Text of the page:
Self-Care: The Foundation to Personal Success in Medical School

Nurture the Basics! Treat Yourself! Stay Connected!

The views and opinions expressed in this collection are those of the authors and do not necessarily reflect the positions of the Association of American Medical Colleges.

Headshot Addys Karunaratnex.jpg

Addys Karunaratne earned her PhD in Clinical Psychology from the University of Missouri-Columbia in 1990. She currently works at the University of Miami providing individual counseling and psychoeducational groups with medical and graduate students.

Dr. Hilit F. Mechaber

 

 


Dr. Hilit F. Mechaber is an Associate Professor of Medicine and Associate Dean for Student Services at the University of Miami Miller School of Medicine, where she creates and oversees programs and resources available for all areas of medical student support and career guidance. Her professional niche is in the area of career development and work-life integration, and she participates as a core member of the generalist education in medicine faculty.

 

When it comes to a successful journey through medical school, there is no “one size fits all” method. However, there do seem to be certain coping strategies that make the journey smoother. Self-care, the commitment one makes to regularly engaging in activities to promote physical and emotional health, is at the heart of building resiliency. Much has been said in recent years about wellness and the importance of self-care.

Why is it that medical students perceive taking care of themselves as a luxury which can often be skipped, overlooked, or ignored? Perhaps it’s easier for them to make excuses or blame lack of time. Often, students cite the need for more time to study, or express feeling guilty for devoting even one minute less to academic endeavors. They also may lack role modeling from physicians, professors, and administrators, who may also appear to value work over time for self-care. Students may be learning in environments where “wellness” is discussed or even explicitly integrated within their medical school curricula, yet the actual behavior modeling may be missing from those more senior who could be setting the example. On the contrary, and often influenced by generational differences, a student’s openness about the desire for self-care may even be mocked or ridiculed.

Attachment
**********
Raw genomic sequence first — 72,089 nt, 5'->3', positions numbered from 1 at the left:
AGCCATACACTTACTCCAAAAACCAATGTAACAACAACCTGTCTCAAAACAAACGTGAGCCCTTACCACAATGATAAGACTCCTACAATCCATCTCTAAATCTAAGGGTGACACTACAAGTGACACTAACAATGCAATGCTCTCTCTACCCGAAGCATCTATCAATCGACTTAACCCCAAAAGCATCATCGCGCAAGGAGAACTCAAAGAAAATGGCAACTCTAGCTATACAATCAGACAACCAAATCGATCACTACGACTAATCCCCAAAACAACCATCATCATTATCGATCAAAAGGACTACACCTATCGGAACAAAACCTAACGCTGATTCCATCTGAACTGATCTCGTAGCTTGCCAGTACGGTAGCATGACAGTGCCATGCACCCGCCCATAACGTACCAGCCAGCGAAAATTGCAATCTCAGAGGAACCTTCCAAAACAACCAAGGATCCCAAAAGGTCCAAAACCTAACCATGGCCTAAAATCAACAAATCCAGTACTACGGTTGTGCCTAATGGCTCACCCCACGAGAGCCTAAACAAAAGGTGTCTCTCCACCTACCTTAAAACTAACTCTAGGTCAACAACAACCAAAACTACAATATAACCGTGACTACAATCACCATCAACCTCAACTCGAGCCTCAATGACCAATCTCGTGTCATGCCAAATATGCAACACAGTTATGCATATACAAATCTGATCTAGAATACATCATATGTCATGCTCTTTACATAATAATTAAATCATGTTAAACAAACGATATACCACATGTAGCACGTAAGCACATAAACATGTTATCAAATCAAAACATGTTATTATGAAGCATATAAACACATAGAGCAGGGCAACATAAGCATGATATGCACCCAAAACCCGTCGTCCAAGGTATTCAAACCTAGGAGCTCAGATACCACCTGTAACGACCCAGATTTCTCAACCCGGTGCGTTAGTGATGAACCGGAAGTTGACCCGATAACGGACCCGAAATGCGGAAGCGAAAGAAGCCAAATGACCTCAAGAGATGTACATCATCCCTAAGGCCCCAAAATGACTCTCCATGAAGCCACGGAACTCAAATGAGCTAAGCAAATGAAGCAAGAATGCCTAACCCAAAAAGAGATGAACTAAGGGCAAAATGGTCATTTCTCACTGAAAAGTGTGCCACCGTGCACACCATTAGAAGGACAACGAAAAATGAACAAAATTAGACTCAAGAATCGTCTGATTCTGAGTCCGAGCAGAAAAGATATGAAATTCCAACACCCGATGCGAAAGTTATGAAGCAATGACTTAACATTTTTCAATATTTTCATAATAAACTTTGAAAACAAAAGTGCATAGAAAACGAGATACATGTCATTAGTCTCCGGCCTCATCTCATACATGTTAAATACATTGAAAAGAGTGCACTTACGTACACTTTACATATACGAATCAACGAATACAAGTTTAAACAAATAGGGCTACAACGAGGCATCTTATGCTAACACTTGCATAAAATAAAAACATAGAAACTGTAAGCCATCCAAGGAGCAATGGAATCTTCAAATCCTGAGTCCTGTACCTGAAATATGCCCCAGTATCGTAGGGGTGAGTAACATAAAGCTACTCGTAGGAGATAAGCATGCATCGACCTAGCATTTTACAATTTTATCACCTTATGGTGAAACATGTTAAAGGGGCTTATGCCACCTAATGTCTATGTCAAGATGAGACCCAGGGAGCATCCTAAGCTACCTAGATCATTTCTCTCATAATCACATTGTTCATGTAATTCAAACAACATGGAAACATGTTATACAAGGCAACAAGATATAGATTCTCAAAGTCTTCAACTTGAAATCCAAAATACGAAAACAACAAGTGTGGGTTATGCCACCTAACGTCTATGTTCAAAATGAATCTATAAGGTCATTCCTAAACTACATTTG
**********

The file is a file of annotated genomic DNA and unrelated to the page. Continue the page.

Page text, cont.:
Let’s make a commitment to changing the mindset about and culture towards self-care for medical students.

Nurture the basics!

Begin with building a foundation which includes eating well, good sleep, hygiene, and regular exercise. Skipping meals, eating mostly fast food, or living on snacks is a recipe for poor concentration and lack of energy. Instead, plan and make several meals at a time, using the meal prep method to save time.

Freeze portions of food for consumption at a later date. There is nothing more rewarding than opening up the freezer to find ready-made and healthy options at your fingertips. Similarly, a commitment to getting high-quality sleep also takes planning. Make sure to provide enough time to “wind down” before bedtime, including disconnecting from technology at least one hour before turning in for the night.

Other strategies include limiting caffeine, having a regular bedtime, and avoiding naps. Lastly, be creative with movement. Take a walk during a study break, join a group exercise class, or join a sports club.

Treat yourself!

Next, treat yourself to an enjoyable activity every day. You deserve it and the reward will be worth the wait. We can’t always wait for the long-anticipated trip home or the next great vacation to keep us motivated. Reading for fun, watching a favorite television show, or playing a video game are examples of activities that can provide a mental break from the stress of the daily grind.

Stay connected!

Finally, make time to connect with friends and family. Engaging socially provides a way to create distance between ourselves and the demands of medical school, providing a recharge for the challenges ahead.

Simple steps can go a long way toward improving medical student wellness. The first step is to recognize the need for self-care, and it is often the hardest one to initiate. You are studying to become a future healer. You must care for yourselves so you can take even greater care of others.

 

Addys Karunaratne, PhD
Clinical Psychologist
University of Miami Miller School of Medicine

Hilit F. Mechaber, MD
Associate Dean for Student Services
University of Miami Miller School of Medicine

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